The Blue Jays had a minor problem, though. After acquiring three starting pitchers in two separate blockbuster trades – R.A. Dickey, Josh Johnson and Mark Buehrle – Happ was at the bottom of the Blue Jays’ starting depth chart. Despite the Blue Jays giving up a whole lot to get Happ at the 2012 trade deadline, he slotted in as the club’s sixth starter behind Brandon Morrow and Ricky Romero.
However, an injury to Romero led to an opening for Happ and he broke camp as the team’s fifth starter. The Blue Jays avoided arbitration with Happ and re-signed him prior to the start of the 2013 season. The club added an option year to his final year of arbitration, which potentially secured him through the 2015 season.
Later that year, Happ was struck on the head by a line drive and miraculously returned to the club in early August and finished out the 2013 season under his own volition. Happ’s 2014 season was nothing special, but he made it through the full schedule, racking up 158 innings in 30 starts. The Blue Jays then traded him to the Seattle Mariners for Michael Saunders during the 2014 offseason.
Looking back, nobody really laments the Happ trade from 2012. Was anyone begging the Blue Jays to clutch onto prospects like Musgrove or Wojciechowski? At the time, the club didn’t part with any of their Top 10 prospects. Giving up five lottery tickets may have seemed like a worthwhile gamble.
Musgrove ultimately developed into a decent reliever and looks to be the most successful of the crop of players the Blue Jays parted with in the trade. After a brief Major League stint, Wojciechowski is toiling in Triple-A with the Orioles. Rollins is playing in Independent League Baseball, Perez is with his third Major League team and Comer is in Triple-A with the Tigers.
If anything, it wasn’t the quality of prospects the Blue Jays gave up, it was the quantity. Wiping five players off the board in a trade for a mid-rotation starter is almost sacrilege in today’s era of prospect hoarding. While most of those players sent to Houston didn’t amount to very much, one wonders whether including them in the Happ deal precluded the Jays from using those prospects in a bigger or better deal.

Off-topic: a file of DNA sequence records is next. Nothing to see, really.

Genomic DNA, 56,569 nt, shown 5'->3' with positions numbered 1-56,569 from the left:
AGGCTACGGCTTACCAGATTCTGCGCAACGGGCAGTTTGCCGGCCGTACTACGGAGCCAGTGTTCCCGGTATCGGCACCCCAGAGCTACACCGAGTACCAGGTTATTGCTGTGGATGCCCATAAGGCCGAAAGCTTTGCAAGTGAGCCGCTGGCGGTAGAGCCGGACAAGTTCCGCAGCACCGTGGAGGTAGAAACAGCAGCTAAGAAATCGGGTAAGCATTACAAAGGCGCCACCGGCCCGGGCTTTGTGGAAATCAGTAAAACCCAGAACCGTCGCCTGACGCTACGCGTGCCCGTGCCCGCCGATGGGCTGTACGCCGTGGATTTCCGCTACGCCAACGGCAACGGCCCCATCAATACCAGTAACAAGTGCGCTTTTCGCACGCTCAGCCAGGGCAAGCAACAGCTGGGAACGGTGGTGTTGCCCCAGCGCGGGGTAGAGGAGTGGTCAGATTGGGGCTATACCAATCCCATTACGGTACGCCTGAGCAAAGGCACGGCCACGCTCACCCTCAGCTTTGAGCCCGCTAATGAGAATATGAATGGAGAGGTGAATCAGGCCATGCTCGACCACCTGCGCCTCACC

Ultimately, I think Anthopoulos was looking at the long view when the Jays went out and unexpectedly reeled in Happ ahead of the 2012 trade deadline. Both Drabek and Hutchison were gone with major injuries for at least one year and the club needed to fill that starting depth somehow.
Happ was rumoured to be a target of the Blue Jays during the Roy Halladay trade negotiations with the Phillies, and as we all know, once Anthopoulos had his sights set on a trade target, he usually acquired them … even if it was years after the fact.
In the end, this trade worked for the Blue Jays, not really in the first phase, but more so in the second one. Happ stated one of the reasons why he re-signed with the Jays during the 2015 offseason was because of the relationship he developed with pitching coach, Pete Walker.
But given where the Blue Jays were in the standings at the time and the calibre of players involved in that deal, can you think of a more underwhelming trade that involved that many bodies? I can’t.